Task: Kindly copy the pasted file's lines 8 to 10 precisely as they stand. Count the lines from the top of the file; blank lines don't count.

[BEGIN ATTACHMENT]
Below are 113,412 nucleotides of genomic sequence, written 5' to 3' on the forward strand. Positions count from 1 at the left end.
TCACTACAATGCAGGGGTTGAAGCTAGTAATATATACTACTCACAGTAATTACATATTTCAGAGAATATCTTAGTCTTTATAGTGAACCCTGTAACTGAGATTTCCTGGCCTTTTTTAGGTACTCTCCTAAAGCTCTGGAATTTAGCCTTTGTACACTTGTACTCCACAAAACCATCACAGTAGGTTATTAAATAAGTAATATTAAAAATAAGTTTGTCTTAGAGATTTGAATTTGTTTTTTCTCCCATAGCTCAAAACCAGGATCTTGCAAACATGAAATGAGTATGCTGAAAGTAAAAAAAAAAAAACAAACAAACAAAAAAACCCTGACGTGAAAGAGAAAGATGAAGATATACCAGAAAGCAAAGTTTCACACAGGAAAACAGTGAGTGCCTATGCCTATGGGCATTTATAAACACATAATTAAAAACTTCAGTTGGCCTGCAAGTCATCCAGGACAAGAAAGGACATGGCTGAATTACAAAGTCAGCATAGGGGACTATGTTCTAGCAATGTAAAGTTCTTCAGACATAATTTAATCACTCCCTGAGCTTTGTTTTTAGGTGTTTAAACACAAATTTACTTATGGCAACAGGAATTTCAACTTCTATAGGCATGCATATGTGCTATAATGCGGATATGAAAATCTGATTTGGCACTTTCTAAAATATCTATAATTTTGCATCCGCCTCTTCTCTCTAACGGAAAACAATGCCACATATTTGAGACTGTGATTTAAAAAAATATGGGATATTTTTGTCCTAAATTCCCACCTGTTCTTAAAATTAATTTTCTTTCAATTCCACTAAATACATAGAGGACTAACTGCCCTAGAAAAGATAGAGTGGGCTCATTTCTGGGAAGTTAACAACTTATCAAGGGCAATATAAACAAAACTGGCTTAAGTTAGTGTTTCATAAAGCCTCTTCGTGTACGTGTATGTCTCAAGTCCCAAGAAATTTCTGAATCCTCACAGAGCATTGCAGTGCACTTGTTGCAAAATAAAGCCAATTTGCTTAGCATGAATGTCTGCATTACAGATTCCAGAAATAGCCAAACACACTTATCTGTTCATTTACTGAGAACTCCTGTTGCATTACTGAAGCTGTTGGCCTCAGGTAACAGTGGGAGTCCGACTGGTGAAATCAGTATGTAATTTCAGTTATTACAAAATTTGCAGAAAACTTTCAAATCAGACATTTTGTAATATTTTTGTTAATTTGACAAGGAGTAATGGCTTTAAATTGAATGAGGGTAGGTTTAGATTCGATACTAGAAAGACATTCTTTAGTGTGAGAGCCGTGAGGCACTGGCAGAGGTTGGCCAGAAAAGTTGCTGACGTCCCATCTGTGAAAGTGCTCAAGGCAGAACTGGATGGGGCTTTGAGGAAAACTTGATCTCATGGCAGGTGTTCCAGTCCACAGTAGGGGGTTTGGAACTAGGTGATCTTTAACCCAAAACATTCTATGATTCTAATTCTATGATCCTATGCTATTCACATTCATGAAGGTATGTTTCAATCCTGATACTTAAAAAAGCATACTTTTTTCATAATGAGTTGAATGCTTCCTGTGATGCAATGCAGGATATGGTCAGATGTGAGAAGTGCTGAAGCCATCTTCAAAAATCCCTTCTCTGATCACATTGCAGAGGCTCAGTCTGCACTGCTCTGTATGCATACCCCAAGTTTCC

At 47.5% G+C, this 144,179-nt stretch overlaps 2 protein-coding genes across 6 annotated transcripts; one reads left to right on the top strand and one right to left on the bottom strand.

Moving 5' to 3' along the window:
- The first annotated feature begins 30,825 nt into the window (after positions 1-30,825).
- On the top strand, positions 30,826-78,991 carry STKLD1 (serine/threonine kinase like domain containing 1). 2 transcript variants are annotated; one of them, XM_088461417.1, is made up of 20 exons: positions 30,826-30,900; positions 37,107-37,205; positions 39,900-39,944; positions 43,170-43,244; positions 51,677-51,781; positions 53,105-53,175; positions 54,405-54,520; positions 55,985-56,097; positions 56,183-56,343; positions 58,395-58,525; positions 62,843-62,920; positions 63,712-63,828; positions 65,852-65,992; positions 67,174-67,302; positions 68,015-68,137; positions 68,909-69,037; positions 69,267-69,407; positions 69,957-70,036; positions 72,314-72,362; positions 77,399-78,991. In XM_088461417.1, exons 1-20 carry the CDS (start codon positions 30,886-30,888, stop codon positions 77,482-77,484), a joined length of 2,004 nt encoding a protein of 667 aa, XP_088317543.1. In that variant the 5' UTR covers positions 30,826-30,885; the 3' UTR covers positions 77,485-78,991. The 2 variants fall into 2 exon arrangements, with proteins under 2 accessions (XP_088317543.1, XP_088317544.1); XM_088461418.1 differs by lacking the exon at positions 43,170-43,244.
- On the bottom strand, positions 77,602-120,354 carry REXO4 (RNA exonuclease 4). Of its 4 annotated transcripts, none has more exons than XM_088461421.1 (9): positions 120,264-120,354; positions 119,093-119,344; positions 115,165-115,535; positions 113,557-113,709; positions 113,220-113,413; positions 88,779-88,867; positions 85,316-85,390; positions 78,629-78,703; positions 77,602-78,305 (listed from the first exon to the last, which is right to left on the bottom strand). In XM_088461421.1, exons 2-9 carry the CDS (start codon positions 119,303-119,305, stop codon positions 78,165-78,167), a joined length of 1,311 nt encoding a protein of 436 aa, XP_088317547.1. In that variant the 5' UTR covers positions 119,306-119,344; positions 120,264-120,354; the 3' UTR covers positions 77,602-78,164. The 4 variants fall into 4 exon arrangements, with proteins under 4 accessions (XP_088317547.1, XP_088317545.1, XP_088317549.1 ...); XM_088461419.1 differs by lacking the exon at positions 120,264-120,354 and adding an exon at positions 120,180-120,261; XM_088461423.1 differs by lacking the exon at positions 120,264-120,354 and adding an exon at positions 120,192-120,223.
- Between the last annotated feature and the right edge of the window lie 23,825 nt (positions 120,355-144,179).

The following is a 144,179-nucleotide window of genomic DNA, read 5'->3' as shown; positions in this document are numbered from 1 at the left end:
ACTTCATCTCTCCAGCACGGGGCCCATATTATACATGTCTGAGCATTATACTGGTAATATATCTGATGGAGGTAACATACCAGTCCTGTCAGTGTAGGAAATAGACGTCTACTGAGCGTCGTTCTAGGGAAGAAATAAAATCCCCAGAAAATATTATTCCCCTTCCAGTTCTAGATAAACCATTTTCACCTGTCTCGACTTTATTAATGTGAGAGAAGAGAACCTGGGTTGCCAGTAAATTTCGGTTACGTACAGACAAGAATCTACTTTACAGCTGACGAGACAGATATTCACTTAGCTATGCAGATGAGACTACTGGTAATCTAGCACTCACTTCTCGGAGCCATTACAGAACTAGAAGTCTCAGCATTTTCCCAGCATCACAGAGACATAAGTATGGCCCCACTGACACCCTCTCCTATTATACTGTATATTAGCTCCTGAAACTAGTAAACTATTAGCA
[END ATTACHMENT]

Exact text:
- Between the last annotated feature and the right edge of the window lie 23,825 nt (positions 120,355-144,179).

The following is a 144,179-nucleotide window of genomic DNA, read 5'->3' as shown; positions in this document are numbered from 1 at the left end:
ACTTCATCTCTCCAGCACGGGGCCCATATTATACATGTCTGAGCATTATACTGGTAATATATCTGATGGAGGTAACATACCAGTCCTGTCAGTGTAGGAAATAGACGTCTACTGAGCGTCGTTCTAGGGAAGAAATAAAATCCCCAGAAAATATTATTCCCCTTCCAGTTCTAGATAAACCATTTTCACCTGTCTCGACTTTATTAATGTGAGAGAAGAGAACCTGGGTTGCCAGTAAATTTCGGTTACGTACAGACAAGAATCTACTTTACAGCTGACGAGACAGATATTCACTTAGCTATGCAGATGAGACTACTGGTAATCTAGCACTCACTTCTCGGAGCCATTACAGAACTAGAAGTCTCAGCATTTTCCCAGCATCACAGAGACATAAGTATGGCCCCACTGACACCCTCTCCTATTATACTGTATATTAGCTCCTGAAACTAGTAAACTATTAGCA